The good news is that in many cases it is possible to get a good internet signal if you add one more component to the mix. And that is a long-range directional antenna, like the Yagi antenna.

Click here for the Yagi directional antenna

(This is an affiliate link for the product on Amazon. It does not cost you any extra to buy the product using my affiliate link if you choose to do so)

The antenna that comes with the WeBoost Drive-X RV package is omni-directional. That means that it looks for reception in all directions. But by doing that it shortens its effective range.

Directional antennas are made to look for cell reception in only one direction. So you have to find out the location of the nearest cell tower and point the antenna in that direction.

This takes a little extra fiddling when you set up camp, but when you get used to it, it can be very effective. Of course, if you get too far out away from civilization, you aren’t going to get any usable cell signal.

But many boondockers have used these directional antennas to pull in a useful RV internet connection when almost nobody else can. Of course, you need a high quality cell booster mentioned above to make this work like it should.

And for those who like to switch between campgrounds and rural boondocking, you may need two poles. One with a pre-installed omni-directional antenna, and one with a directional antenna instead.

The Best Source For RV Internet Connection Guidance

Finally, let me arm you with one more very important piece of information. And that is how to stay current with all of the changes that continue to happen in the mobile internet field.

This is vital because the technology for remote and mobile internet access is constantly in flux. So there is a need for someone to keep us all current with what is happening as it changes.

Fortunately, we all have such a resource and that is the Mobile Internet Resource Center. It is owned and operated by full-time RVers and boaters, so they have the same internet needs that we do.

The owners are known in the RV world as Technomadia. Their names are Chris and Cherie.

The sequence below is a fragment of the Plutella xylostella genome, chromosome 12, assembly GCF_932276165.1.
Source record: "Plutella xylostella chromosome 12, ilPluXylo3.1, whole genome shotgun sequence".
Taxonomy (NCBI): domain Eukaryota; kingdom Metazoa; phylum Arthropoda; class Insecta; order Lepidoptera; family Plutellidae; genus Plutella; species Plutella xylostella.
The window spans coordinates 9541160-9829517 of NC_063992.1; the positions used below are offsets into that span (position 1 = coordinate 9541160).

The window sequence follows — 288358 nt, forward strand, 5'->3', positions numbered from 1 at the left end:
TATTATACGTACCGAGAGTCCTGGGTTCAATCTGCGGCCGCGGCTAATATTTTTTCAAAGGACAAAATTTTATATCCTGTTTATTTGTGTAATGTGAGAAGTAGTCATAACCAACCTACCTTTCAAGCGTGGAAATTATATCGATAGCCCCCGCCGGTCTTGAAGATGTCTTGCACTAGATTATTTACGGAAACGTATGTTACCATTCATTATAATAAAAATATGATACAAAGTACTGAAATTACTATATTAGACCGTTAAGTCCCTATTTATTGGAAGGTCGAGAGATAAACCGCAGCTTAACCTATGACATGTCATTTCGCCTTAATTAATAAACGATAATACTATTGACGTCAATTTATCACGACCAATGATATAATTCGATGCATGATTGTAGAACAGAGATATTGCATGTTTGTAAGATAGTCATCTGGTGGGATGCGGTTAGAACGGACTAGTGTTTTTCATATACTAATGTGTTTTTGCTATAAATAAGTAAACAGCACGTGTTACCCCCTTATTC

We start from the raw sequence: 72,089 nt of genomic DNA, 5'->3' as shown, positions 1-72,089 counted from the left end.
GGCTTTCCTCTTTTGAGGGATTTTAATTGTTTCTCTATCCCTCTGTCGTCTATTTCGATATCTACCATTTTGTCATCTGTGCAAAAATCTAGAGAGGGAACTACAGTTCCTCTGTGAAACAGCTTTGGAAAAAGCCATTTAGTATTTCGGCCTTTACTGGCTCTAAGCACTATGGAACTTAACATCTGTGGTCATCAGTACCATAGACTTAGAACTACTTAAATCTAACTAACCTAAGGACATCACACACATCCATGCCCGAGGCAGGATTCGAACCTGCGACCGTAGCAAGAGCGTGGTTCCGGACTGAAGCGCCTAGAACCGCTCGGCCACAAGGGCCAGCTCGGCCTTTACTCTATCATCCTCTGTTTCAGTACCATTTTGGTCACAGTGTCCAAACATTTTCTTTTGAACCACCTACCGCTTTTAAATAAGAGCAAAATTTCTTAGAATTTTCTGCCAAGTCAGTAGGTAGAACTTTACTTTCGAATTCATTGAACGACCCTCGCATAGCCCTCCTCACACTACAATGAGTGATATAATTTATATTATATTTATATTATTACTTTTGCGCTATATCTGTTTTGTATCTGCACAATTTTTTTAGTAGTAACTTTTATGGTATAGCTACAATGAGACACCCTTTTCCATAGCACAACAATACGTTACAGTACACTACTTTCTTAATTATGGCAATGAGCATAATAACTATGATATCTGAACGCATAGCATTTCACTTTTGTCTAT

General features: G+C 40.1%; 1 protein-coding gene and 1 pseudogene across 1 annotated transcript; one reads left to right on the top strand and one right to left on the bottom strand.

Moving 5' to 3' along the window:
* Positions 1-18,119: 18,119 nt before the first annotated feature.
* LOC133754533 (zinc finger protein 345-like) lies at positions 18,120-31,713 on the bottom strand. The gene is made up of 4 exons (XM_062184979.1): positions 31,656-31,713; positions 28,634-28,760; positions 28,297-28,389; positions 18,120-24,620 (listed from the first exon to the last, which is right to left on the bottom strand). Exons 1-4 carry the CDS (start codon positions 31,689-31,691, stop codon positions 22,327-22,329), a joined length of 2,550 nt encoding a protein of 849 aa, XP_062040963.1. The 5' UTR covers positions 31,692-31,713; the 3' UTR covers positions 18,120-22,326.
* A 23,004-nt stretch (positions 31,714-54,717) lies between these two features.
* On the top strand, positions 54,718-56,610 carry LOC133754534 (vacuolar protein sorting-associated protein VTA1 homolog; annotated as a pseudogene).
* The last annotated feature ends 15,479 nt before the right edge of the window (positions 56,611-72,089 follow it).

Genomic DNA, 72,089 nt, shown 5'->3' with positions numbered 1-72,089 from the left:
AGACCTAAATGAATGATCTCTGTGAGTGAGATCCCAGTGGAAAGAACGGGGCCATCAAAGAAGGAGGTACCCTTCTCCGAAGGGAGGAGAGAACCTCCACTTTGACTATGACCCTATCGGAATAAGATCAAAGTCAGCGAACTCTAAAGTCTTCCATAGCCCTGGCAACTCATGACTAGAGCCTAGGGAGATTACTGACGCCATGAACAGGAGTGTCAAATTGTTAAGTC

Their website has loads of information about mobile internet for RVers. And if you get the membership to their insider information, you will never be in the dark again when the industry changes.

I am a subscriber to their membership site, but I am not affiliated with them in any way. And I don’t profit at all by suggesting that you join their website. I just know that it’s well worth the money spent.

Click here to find out more about the Mobile Internet Resource Center


We have covered a lot of ground in this article. And what I have showed you is the exact setup that we use every day in our RV travels. And it works great for us no matter where we go!

Briefly, here are the advantages of the RV internet connection setup that I have explained above:

  • No holes in your RV
  • No need for expensive RV cell booster permanent installation
  • Easy setup and tear down
  • One central hotspot for all of your devices
  • High data usage plans that really work for mobile RVers
  • Consistently usable internet up and down transmission speeds
  • Cell boosting for both toad vehicle and RV
  • Highest possible antenna placement on the RV
  • Pull in far away cell signal with just a change of antenna

I hope this information about our RV internet connection setup has been helpful. If you have other suggestions on RV or mobile internet connectivity, please tell us in the comments below. We would love to hear from you.

Have safe and happy travels my friends!